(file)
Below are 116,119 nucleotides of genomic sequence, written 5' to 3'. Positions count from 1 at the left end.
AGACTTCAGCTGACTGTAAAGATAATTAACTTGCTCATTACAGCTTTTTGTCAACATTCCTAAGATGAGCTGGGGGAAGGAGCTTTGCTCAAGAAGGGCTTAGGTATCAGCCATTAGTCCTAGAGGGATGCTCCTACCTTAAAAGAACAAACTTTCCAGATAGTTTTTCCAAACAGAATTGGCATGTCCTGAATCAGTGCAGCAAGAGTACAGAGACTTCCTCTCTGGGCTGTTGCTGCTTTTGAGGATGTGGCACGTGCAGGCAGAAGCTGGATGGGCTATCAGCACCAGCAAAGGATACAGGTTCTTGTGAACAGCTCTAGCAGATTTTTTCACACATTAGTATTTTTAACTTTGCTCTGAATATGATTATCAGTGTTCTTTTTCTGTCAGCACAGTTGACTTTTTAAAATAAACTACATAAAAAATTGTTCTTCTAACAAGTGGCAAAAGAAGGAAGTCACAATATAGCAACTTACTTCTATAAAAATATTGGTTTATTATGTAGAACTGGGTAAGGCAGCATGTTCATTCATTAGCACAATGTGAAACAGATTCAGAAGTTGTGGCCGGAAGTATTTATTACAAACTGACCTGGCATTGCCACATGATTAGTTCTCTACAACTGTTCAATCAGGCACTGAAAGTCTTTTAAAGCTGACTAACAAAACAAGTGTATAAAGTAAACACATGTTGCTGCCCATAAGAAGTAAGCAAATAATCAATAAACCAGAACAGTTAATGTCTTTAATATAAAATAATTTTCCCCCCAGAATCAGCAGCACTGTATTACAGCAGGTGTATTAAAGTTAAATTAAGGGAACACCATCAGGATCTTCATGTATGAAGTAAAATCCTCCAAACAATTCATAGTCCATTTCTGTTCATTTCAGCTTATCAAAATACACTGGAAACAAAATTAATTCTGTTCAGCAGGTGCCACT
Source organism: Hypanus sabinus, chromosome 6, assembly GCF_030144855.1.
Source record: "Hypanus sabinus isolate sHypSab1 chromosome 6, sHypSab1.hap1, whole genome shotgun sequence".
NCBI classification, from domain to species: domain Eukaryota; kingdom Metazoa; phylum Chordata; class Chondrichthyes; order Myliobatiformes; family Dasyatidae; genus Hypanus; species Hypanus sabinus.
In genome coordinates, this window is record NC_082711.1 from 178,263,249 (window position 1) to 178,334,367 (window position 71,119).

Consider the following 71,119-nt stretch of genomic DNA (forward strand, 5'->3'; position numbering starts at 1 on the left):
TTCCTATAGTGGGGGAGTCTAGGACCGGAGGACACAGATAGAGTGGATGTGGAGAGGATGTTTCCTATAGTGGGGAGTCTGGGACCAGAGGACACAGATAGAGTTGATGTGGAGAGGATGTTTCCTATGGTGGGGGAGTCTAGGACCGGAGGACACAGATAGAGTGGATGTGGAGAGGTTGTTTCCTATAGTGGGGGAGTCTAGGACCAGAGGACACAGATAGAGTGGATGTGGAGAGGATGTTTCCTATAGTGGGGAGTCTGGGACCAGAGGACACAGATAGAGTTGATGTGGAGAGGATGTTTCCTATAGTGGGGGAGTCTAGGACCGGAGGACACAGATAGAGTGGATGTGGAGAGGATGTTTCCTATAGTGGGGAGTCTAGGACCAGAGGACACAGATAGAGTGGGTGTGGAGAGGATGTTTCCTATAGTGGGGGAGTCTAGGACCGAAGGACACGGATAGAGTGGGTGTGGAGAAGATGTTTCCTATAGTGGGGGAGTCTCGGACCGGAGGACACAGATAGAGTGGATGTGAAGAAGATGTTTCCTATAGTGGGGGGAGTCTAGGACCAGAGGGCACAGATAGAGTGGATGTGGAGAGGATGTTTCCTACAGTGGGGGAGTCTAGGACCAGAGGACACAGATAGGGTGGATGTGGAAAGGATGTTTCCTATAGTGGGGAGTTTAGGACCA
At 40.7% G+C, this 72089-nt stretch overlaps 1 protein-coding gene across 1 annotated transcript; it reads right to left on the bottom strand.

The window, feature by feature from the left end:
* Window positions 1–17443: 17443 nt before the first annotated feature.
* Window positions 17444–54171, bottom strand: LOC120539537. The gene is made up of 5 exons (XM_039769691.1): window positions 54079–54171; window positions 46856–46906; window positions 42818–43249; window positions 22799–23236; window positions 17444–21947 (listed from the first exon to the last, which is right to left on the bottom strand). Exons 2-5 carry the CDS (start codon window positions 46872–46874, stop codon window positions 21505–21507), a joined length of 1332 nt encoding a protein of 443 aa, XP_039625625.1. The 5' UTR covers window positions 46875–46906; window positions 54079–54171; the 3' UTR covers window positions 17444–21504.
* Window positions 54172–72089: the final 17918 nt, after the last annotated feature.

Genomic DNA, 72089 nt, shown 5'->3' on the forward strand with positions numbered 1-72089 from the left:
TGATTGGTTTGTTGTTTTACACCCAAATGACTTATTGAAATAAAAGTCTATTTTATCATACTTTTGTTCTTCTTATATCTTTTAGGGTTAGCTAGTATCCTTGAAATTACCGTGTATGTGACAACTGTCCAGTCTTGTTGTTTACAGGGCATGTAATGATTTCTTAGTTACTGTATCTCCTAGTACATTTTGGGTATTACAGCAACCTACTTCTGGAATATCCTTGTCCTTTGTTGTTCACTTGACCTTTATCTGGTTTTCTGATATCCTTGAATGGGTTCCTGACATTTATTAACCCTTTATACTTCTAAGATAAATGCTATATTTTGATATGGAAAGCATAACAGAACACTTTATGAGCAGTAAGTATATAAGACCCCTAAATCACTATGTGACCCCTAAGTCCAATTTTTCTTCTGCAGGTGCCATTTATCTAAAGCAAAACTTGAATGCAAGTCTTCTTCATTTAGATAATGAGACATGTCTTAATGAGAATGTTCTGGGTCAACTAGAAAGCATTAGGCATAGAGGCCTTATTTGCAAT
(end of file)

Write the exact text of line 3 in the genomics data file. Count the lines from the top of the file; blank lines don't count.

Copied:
Source organism: Hypanus sabinus, chromosome 6, assembly GCF_030144855.1.